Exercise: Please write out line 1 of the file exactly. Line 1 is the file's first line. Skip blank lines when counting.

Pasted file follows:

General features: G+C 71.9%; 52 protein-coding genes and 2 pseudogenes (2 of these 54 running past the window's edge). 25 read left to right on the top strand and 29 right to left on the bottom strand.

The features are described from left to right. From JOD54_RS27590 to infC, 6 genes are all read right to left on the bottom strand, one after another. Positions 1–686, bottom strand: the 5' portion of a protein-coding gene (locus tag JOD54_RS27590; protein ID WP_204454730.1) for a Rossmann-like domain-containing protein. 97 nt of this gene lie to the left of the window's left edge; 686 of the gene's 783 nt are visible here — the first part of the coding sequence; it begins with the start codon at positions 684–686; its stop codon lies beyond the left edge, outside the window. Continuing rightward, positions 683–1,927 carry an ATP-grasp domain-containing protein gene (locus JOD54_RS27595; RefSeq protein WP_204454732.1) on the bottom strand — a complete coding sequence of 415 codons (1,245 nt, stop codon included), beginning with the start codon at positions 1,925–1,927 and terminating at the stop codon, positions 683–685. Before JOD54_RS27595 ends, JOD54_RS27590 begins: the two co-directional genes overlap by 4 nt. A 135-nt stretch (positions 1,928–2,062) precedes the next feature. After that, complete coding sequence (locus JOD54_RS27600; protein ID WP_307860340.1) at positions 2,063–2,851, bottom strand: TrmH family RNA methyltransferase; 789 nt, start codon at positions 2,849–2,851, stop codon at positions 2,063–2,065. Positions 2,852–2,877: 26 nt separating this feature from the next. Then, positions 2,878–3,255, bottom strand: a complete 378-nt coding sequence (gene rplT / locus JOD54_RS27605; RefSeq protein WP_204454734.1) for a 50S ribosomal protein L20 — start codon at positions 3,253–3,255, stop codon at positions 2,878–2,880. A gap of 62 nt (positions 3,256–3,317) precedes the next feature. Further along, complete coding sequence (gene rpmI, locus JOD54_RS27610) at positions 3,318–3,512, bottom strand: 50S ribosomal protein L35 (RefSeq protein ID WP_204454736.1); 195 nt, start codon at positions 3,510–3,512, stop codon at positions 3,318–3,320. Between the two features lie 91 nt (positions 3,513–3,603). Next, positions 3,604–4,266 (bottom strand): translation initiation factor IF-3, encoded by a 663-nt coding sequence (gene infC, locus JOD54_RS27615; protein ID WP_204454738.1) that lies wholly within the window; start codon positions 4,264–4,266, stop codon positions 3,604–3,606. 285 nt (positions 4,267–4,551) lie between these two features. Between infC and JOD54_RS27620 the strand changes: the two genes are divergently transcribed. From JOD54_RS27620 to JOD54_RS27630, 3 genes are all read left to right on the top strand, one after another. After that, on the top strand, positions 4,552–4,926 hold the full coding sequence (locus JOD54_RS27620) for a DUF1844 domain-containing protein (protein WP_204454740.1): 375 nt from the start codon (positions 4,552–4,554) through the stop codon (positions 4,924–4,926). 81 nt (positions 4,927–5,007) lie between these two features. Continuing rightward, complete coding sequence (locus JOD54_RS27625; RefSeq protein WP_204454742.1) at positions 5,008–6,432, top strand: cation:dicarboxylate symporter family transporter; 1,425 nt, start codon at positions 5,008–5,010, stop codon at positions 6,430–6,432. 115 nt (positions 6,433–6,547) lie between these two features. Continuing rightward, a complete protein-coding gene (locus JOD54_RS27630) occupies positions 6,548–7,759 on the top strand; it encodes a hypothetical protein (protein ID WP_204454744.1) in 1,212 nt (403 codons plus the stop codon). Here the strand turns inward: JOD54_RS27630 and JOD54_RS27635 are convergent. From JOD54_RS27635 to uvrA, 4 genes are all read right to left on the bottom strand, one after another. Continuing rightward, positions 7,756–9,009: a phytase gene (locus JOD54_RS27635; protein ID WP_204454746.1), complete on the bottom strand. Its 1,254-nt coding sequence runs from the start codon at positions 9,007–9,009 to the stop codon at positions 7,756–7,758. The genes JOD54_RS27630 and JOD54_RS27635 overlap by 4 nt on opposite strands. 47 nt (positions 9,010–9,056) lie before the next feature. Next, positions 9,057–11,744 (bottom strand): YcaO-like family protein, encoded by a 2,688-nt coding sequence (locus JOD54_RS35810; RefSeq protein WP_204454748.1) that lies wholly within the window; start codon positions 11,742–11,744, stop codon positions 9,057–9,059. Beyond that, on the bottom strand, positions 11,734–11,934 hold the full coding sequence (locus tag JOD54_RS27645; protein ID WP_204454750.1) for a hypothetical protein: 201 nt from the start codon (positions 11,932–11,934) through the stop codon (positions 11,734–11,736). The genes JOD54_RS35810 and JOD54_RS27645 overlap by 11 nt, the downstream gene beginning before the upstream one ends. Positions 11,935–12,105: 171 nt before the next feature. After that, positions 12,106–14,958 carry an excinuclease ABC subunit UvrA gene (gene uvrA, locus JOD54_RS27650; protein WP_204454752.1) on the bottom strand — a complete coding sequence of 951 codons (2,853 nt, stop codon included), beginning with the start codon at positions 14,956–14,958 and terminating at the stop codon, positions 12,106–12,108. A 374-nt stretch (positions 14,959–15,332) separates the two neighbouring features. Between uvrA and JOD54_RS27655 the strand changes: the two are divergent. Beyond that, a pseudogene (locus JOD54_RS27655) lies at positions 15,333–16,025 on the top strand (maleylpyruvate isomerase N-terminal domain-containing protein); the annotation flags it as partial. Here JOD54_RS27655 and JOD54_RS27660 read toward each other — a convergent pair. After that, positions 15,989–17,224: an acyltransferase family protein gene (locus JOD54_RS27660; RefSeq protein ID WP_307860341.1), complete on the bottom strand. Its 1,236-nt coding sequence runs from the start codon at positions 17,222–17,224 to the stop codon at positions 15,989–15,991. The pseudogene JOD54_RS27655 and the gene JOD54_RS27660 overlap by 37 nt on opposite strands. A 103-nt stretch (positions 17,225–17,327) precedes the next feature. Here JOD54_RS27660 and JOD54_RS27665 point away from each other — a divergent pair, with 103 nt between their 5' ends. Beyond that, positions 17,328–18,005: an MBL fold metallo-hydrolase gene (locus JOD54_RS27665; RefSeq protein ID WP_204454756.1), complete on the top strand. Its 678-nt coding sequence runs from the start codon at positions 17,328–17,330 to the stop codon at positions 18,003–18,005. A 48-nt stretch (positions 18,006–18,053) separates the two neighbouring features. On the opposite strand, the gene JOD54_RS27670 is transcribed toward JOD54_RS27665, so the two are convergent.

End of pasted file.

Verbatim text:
General features: G+C 71.9%; 52 protein-coding genes and 2 pseudogenes (2 of these 54 running past the window's edge). 25 read left to right on the top strand and 29 right to left on the bottom strand.